Dirty Old Town

Submitted by cathy n on 12 December, 2018 - 1:59 Author: Sean Matgamna

A vast number of popular singers have by now recorded Ewan McColl’s song “Dirty Old Town.” Luke Kelly, Liam Clancy, Esther Offarim, The Pogues, Rod Stewart (in Las Vegas!), Paddy Reilly, Van Morrison, Roger Whittaker, Julie Felix, and many others.
It is sung by Manchester United supporters at football matches. (Salford is part of Manchester).

It is a good song, I think. It was made in 1949 for performance at London’s Unity Theatre, an ancillary organisation of the British Communist Party (CP).

I met my love,
By the gas works wall.
Dreamed a dream,
By the old canal…
I heard a siren,
From the docks.
Saw a train,
Set the night on fire.
Smelled the spring,
On the smoky wind.
Dirty old town,

What is it about? It doesn’t name MacColl’s native city, Manchester-Salford, but it is generally taken to represent that dirty mid-20th century old industrial town. Is it a romantic evocation of love, of the struggles of the young in that sexually repressive age? Is it ecological protest: we need to clean up after the industrial revolution?

In fact, when it first appeared the song was, and was heard and understood as, a fierce denunciation of capitalism. The dirty old town and working class life in it are a metaphor for capitalism, as the Communist Party at that time saw it – decrepit, having outstayed its proper span of historical time.

The lovers are what they are, but they are and also represent all workers living in this world. And what does the song say is to be done about it?

The answer is vivid yet not explicit:

I’m going to make,
Me a good sharp axe;
Shining steel,
Tempered in the fire.
We’ll chop you down,
Like an old dead tree.
Dirty old town,
Dirty old town.

Axe is metaphor. For what? To that 1949 audience, the axe of “shining steel tempered in the fire”, was the Communist Party of Great Britain, a “Party of a New Type”, as their jargon had it. “A column of steel”.

The good sharp axe, the Party, was forged of steely humans, tempered in the fires of working class action and in steel-like discipline, training, hardness of mind and obdurate conviction. With the 1949 CPers these were words and images in everyday use as feeling, thought, speech and writings: their jargon of political self-hood. What they felt for themselves and their comrades and what they thought they were doing in politics. What they intended to do to dirty, decrepit, life-stifling old capitalism.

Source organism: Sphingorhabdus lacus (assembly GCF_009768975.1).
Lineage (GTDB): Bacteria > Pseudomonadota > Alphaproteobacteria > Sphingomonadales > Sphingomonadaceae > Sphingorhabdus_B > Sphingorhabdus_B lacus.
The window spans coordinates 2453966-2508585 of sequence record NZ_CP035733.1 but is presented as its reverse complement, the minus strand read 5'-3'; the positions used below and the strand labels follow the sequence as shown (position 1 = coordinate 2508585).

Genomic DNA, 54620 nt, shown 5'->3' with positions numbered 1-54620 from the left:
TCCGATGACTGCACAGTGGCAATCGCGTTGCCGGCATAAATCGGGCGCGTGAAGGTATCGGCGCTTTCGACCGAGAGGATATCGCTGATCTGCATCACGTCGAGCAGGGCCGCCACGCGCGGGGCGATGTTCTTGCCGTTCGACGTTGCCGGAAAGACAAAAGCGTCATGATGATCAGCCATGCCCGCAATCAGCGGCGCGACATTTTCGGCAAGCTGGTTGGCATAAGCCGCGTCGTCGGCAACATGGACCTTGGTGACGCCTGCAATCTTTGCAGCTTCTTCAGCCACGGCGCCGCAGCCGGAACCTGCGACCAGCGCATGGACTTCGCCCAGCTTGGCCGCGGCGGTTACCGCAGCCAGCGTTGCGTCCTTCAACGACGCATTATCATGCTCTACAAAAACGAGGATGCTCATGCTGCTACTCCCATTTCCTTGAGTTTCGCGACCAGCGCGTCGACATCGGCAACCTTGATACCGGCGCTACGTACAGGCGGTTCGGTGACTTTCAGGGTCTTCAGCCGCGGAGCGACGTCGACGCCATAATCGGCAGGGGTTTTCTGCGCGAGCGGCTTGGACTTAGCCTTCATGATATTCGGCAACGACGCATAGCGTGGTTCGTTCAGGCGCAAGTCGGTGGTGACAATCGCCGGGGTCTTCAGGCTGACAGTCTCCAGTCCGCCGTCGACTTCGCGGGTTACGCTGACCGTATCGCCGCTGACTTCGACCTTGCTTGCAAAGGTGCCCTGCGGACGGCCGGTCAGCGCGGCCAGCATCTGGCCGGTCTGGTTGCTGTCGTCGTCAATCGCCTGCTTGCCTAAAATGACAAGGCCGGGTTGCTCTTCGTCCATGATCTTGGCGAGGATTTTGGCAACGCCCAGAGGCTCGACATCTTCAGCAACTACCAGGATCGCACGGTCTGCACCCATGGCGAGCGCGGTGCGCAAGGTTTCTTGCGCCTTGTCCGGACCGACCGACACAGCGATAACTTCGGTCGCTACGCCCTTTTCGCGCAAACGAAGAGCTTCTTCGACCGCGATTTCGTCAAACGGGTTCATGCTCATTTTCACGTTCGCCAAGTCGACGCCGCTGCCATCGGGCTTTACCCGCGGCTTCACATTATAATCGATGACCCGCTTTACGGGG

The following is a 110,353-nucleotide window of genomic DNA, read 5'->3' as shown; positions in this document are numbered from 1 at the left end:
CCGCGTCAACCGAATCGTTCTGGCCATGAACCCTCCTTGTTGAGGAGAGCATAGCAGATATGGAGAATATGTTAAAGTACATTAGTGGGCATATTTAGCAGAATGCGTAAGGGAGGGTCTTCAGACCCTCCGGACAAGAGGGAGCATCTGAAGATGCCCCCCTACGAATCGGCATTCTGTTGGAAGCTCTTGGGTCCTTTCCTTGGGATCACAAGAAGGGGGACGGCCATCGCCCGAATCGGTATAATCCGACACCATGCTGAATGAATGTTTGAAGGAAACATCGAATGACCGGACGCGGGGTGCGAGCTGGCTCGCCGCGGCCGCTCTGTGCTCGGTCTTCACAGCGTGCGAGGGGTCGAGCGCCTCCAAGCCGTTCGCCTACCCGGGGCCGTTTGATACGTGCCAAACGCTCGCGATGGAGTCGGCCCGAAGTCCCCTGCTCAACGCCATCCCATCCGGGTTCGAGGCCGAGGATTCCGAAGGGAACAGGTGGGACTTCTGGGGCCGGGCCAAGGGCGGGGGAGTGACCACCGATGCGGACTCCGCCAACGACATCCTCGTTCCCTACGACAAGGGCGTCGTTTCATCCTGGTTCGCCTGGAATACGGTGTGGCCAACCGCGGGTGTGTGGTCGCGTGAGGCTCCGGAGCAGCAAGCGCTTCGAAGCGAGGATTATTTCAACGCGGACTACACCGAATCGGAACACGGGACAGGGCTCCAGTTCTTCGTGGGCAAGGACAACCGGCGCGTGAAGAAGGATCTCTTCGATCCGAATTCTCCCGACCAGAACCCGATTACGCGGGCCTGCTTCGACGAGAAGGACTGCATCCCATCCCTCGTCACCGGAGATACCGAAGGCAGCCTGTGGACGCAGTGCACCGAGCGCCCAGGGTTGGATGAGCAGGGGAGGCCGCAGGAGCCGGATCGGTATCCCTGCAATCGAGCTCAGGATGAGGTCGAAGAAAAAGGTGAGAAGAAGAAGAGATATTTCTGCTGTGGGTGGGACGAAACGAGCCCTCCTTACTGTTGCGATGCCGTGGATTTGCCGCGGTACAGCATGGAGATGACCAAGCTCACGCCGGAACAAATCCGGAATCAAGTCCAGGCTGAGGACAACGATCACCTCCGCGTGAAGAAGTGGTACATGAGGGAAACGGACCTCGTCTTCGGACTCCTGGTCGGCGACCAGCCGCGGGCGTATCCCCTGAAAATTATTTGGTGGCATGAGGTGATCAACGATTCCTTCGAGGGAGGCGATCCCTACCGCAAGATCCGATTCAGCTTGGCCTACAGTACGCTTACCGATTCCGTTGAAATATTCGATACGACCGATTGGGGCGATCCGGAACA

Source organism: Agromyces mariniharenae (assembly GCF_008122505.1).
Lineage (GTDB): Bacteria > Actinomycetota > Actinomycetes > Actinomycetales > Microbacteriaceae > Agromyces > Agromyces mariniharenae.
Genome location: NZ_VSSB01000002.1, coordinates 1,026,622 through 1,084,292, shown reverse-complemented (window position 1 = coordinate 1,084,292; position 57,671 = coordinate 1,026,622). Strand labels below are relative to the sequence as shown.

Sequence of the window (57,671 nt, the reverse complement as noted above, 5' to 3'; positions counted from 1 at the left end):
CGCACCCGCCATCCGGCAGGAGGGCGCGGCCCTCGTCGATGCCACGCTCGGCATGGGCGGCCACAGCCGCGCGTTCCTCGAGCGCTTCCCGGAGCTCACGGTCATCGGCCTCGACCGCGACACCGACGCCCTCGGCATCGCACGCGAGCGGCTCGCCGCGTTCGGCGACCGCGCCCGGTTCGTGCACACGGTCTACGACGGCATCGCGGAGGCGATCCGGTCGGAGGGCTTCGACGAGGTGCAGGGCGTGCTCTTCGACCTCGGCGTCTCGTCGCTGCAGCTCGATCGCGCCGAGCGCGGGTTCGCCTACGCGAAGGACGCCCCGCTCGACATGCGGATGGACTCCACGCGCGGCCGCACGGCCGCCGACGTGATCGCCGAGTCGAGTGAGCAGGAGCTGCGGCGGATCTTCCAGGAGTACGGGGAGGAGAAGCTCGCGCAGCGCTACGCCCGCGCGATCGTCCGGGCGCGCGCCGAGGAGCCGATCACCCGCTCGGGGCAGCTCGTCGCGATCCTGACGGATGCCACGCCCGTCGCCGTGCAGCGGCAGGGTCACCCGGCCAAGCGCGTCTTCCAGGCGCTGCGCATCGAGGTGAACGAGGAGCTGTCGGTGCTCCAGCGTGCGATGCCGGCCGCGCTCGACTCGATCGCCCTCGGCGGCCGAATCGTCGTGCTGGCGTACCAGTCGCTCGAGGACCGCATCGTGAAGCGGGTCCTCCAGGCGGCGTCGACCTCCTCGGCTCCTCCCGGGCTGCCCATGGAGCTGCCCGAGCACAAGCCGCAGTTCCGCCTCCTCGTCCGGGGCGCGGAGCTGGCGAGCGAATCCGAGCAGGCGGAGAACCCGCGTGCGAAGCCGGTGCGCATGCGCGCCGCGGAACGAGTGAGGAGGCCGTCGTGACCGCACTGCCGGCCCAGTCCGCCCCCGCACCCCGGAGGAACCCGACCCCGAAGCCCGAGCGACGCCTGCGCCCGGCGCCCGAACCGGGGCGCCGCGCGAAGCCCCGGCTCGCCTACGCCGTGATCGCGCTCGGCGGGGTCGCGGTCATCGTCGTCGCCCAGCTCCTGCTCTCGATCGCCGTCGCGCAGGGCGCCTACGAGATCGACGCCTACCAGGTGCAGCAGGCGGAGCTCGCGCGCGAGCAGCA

In 1949, the song was a celebration of Communist Parties, and specifically of the British party, and an appeal to listeners to join, to make themselves part of what the Communist Party members and sympathisers in that audience believed what they were forging to be: the weapon of weapons against capitalism. The living axe. Shining steel. Steely people and shining steely ideals. And the party of the leader whose chosen name, Stalin, meant Man of Steel: McColl also wrote a hymn in praise of Stalin.

The song was common and easily understood in the folk clubs of the 50s and 60s, most of which were quasi-political. The Dubliners’ Luke Kelly popularized it to a wider audience. Luke Kelly was a member of the 26 County Irish Workers League, and after the reunification of the two Irish Stalinist organisations in 1970, of the Communist Party of Ireland, When he sang it, he sang McColl’s meaning in it.

That political meaning fell away. The metaphors have migrated back to more literal meanings. Having football crowds sing it would to McColl in 1949 have seemed a great triumph. Except that it no longer has his meaning. That is mostly forgotten now, or never known.

A song of course has as many meanings as listeners choose to see in it, and meanings change from audience to audience, singer to singer, time to time. When Dirty Old Town is sung by Manchester United fans at football matches, it is about Manchester/Salford.

It is idle to dispute about what it “really” means. All we can do is place it in its initial context, its authors meaning, and what the early audiences made of it.

And so also with Casablanca. Casablanca, once full of living and recognisable references to political events, realities and parallels, is now shot through with dead political references,clear and oblique, to things forgotten or half forgotten, no longer easily intelligible.

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